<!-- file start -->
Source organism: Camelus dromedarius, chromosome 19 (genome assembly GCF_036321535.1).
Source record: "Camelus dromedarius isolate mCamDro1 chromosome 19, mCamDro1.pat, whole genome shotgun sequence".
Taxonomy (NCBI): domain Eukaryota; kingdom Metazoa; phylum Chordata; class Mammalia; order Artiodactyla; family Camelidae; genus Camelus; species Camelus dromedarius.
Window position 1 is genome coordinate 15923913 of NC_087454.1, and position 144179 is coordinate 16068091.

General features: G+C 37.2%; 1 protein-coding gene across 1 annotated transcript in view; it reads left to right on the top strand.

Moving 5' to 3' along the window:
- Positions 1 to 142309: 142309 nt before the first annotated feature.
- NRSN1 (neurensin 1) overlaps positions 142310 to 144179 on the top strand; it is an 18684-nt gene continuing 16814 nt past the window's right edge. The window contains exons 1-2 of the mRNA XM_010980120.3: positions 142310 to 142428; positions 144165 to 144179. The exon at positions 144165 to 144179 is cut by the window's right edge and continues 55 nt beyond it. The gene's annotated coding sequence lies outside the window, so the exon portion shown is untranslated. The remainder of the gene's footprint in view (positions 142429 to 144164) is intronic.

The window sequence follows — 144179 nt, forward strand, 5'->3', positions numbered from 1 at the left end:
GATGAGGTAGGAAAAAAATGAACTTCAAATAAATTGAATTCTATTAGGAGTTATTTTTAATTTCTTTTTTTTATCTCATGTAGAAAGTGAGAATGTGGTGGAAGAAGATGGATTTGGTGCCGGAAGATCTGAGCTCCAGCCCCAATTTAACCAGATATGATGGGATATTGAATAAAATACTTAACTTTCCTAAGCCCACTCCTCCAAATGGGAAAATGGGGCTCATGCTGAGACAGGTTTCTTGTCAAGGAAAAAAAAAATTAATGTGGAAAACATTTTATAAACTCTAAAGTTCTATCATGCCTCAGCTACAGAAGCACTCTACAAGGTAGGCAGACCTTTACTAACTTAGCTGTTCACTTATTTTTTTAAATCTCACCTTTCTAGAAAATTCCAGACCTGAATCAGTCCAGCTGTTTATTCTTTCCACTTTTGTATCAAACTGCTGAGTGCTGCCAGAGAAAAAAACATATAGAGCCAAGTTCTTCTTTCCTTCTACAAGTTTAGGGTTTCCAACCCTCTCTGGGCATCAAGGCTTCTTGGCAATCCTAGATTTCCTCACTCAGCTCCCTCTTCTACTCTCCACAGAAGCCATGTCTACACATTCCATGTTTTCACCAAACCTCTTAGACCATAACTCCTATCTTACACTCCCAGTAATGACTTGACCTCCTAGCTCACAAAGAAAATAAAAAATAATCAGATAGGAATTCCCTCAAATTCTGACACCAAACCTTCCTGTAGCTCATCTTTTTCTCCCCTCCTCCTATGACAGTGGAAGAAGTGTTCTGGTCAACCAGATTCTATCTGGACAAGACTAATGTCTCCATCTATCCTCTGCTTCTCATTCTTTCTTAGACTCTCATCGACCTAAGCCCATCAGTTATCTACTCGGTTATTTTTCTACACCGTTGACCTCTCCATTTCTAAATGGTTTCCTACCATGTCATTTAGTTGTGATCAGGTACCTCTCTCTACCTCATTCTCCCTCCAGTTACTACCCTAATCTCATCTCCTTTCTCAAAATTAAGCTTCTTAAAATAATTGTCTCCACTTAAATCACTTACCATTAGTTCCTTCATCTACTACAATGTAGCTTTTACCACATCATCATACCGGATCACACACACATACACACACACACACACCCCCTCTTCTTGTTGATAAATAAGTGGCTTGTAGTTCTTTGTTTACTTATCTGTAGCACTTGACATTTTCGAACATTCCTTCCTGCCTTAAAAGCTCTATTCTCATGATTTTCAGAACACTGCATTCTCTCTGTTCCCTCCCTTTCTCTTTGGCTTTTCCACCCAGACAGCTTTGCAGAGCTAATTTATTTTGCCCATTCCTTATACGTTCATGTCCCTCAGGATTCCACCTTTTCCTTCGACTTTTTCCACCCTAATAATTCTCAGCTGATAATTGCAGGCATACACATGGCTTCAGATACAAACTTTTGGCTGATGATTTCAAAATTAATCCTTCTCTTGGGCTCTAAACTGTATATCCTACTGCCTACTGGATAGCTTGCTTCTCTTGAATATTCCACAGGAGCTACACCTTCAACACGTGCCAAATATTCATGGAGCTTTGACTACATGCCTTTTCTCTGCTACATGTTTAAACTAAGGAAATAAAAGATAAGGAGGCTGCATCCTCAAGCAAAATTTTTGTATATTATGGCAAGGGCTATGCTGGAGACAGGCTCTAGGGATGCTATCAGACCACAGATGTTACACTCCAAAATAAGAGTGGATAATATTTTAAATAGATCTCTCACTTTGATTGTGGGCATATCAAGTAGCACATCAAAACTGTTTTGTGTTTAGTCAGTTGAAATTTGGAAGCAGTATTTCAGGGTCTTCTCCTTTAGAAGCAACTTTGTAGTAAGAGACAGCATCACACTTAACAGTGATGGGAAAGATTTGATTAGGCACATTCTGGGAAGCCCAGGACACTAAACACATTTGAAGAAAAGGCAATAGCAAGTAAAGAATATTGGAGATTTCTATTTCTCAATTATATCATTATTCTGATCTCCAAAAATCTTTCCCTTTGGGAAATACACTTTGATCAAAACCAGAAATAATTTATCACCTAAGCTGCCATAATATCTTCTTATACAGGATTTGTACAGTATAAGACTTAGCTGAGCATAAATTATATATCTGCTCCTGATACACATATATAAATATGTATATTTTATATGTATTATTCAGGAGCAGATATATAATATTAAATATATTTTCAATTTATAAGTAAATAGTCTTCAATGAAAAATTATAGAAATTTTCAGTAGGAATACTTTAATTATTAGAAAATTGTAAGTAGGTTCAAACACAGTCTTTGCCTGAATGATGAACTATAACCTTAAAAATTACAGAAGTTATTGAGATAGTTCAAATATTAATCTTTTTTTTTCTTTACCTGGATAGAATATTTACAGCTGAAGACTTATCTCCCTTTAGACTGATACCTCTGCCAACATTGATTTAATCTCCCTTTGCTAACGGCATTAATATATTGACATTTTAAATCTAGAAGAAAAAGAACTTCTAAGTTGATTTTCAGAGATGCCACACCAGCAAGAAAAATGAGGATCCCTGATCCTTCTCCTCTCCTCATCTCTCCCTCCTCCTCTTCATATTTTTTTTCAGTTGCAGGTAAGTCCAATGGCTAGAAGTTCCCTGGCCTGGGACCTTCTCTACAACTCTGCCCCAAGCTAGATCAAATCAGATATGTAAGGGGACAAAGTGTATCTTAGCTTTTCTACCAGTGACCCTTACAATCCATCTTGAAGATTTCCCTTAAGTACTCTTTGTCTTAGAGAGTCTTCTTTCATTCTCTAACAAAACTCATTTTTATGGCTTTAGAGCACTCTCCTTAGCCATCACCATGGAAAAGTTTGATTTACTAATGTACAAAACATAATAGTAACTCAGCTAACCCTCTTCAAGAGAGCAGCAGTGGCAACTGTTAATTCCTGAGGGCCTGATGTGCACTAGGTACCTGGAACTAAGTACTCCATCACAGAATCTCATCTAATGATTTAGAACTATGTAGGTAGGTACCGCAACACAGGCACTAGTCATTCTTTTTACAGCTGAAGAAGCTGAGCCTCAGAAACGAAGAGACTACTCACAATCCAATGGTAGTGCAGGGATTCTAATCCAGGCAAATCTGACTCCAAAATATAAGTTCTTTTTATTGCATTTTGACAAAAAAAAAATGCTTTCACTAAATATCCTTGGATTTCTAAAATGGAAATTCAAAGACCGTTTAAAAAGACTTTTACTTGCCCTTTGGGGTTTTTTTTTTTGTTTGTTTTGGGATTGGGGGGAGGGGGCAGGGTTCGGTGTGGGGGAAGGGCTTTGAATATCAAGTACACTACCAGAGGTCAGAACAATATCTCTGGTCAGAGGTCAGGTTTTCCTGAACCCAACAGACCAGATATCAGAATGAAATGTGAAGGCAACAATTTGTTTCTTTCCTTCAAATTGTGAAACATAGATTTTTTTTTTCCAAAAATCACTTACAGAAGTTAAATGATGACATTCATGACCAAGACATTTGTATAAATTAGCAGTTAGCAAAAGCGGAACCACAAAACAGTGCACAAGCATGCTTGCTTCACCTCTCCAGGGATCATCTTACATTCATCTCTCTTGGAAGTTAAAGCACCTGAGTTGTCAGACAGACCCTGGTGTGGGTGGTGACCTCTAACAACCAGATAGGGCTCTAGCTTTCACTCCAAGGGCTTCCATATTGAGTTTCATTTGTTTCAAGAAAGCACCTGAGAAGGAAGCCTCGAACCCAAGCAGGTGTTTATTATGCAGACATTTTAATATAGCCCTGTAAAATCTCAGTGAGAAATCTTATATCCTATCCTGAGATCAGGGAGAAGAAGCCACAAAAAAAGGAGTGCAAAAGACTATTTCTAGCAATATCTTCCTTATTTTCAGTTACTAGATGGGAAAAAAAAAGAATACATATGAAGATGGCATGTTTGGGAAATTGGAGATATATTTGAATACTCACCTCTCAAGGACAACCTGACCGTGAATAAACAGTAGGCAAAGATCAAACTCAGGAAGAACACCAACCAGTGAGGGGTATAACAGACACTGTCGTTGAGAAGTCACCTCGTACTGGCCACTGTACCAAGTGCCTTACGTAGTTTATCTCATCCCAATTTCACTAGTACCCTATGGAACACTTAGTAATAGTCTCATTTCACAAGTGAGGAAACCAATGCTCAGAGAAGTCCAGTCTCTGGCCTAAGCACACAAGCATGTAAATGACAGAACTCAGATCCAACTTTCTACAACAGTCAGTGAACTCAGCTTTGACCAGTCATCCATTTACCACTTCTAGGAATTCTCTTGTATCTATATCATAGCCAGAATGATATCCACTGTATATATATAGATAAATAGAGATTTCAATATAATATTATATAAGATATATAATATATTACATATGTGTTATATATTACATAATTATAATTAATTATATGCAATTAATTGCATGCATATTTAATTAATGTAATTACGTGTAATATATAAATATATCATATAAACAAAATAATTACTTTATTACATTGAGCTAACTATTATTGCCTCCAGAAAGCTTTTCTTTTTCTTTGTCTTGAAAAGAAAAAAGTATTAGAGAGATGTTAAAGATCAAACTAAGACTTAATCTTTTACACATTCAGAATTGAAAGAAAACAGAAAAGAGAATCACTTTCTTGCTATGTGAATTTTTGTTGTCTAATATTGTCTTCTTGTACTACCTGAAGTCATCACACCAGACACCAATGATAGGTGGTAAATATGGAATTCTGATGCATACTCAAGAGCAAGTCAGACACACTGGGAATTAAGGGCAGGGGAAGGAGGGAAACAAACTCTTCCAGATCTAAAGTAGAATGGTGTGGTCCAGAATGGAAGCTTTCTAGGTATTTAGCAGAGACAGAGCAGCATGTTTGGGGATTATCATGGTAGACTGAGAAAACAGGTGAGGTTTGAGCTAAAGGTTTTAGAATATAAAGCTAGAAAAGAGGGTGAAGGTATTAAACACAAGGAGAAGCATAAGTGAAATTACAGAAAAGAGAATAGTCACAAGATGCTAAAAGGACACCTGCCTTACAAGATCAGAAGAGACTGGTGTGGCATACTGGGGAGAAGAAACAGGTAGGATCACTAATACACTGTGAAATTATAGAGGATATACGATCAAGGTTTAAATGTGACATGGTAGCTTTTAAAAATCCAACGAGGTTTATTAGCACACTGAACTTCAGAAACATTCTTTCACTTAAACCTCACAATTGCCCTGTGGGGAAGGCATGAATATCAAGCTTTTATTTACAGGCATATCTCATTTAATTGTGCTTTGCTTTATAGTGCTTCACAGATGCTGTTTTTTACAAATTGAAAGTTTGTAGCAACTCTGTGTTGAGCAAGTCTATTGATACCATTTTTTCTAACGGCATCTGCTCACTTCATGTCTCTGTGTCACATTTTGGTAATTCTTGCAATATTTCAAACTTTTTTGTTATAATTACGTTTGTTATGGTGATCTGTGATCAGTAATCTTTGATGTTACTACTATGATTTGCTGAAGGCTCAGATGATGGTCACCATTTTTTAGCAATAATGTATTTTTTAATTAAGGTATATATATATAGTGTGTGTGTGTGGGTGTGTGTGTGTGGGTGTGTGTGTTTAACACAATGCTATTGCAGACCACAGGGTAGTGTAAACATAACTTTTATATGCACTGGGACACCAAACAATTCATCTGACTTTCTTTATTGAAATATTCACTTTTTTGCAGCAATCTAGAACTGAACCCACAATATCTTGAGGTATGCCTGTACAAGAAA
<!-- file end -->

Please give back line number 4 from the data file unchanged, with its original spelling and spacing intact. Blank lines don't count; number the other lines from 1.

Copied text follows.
Window position 1 is genome coordinate 15923913 of NC_087454.1, and position 144179 is coordinate 16068091.